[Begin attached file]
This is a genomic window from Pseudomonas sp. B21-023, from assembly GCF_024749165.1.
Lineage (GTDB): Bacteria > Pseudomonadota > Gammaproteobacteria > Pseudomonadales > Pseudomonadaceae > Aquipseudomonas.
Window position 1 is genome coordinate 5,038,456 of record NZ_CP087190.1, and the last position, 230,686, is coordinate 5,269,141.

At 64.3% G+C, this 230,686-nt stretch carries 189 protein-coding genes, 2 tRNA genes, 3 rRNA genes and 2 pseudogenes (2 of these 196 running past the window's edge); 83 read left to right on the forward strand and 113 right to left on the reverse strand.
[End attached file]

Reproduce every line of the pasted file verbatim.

This is a genomic window from Pseudomonas sp. B21-023, from assembly GCF_024749165.1.
Lineage (GTDB): Bacteria > Pseudomonadota > Gammaproteobacteria > Pseudomonadales > Pseudomonadaceae > Aquipseudomonas.
Window position 1 is genome coordinate 5,038,456 of record NZ_CP087190.1, and the last position, 230,686, is coordinate 5,269,141.

At 64.3% G+C, this 230,686-nt stretch carries 189 protein-coding genes, 2 tRNA genes, 3 rRNA genes and 2 pseudogenes (2 of these 196 running past the window's edge); 83 read left to right on the forward strand and 113 right to left on the reverse strand.